kern/52338: fd(4) floppy disk driver & non-blocking I/O

Bruce Evans bde at
Sat May 17 07:40:08 PDT 2003

The following reply was made to PR kern/52338; it has been noted by GNATS.

From: Bruce Evans <bde at>
To: Yar Tikhiy <yar at>
Cc: FreeBSD-gnats-submit at, freebsd-bugs at,
	joerg at
Subject: Re: kern/52338: fd(4) floppy disk driver & non-blocking I/O
Date: Sun, 18 May 2003 00:39:03 +1000 (EST)

 On Sat, 17 May 2003, Yar Tikhiy wrote:
 > I'm testing a somewhat different patch:
 > ...
 > But its first part yields an unexpected result:  No error from
 > read() is reported at all!  That happens because fdstrategy() doesn't
 > set bp->b_resid when indicating a error on a buffer; consequently,
 > the corresponding uio structure gets indication in physio() that
 > the data has been transferred; and dofileread() will clear the error
 > status if any bytes have been transferred and the error status is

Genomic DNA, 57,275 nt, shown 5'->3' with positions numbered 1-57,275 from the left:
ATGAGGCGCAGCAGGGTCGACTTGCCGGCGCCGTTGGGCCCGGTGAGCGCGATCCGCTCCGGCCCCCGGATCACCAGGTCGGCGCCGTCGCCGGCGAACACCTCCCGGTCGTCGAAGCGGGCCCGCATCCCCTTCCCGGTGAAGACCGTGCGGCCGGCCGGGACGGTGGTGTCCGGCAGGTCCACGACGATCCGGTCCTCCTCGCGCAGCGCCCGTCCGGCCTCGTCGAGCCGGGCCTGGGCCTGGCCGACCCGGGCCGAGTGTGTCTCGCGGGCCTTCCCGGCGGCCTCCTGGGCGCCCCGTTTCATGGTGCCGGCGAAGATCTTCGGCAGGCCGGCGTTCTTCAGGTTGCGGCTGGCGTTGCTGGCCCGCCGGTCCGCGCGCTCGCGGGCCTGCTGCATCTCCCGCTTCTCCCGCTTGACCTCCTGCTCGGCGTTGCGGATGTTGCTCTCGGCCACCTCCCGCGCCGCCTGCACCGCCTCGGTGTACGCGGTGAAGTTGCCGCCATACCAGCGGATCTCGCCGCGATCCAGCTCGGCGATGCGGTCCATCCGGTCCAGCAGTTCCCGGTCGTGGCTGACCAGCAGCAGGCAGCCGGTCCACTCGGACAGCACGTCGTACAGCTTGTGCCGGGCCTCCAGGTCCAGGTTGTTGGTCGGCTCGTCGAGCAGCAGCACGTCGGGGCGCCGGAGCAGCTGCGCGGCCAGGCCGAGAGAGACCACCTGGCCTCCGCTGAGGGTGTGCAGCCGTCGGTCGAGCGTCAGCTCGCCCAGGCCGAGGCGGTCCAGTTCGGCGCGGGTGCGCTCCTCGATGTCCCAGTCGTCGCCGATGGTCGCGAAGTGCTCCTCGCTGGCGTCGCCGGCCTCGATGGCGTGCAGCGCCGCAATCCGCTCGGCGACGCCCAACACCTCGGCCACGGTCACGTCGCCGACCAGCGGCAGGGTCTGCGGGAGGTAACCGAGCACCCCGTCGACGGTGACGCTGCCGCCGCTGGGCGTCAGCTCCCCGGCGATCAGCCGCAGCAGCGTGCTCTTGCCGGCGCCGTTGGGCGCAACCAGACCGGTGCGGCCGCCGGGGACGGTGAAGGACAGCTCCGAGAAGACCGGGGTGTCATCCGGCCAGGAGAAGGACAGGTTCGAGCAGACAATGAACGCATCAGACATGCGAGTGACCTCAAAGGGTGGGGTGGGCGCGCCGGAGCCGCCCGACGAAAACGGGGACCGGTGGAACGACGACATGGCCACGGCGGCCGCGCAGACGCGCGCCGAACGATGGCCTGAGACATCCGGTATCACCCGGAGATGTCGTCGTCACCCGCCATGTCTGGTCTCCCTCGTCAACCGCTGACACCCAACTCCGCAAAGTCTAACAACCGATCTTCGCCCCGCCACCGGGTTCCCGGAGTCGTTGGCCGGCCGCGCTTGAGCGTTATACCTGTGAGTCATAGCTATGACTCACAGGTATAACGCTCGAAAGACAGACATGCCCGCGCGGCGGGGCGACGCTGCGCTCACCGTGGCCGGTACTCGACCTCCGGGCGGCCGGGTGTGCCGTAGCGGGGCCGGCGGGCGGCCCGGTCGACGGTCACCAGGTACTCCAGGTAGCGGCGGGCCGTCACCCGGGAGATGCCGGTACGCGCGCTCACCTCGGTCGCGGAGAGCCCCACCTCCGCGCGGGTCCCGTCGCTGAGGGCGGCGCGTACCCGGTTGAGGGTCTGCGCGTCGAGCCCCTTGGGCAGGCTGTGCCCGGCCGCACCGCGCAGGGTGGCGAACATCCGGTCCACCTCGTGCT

> EAGAIN or EINTR (see kern/sys_generic.c at line 195).
 It should set bp->bio_resid (to bp->bio_bcount) (bio_resid and bio_bcount
 are the same as b_resid and b_bcount here; strategy routines only have
 access to a struct bio so they must use the former).
 Strategy routines can return an error together with a count of bytes
 sucessfully transferred.  They do this by setting BIO_ERROR and b_error
 as usual for an error, and returning the number of bytes _not_
 successfully transferred in bio_resid.  physio() actually understands
 this, although the upper layers are mostly broken (they should clear
 the error status and return the count of bytes successfully transferred
 in most cases, since there is no way to return both to the application
 layer and POSIX and POLA specify returning the count), but as you
 noticed they only do this for the EAGAIN and EINTR cases.
 This is a very old bug.  Long ago, e.g., in FreeBSD-1, b_resid was
 (ab)used for a temporary variable by disksort(), so it was garbage in
 strategy routines unless they set it, but fdstrategy() didn't set it
 for early errors even in FreeBSD-1.  Clobbering of b_resid in disksort()
 made early settings of it just bogus.  Now, b_resid tends to stick at 0
 which gives the fail-unsafe behaviour that you saw.

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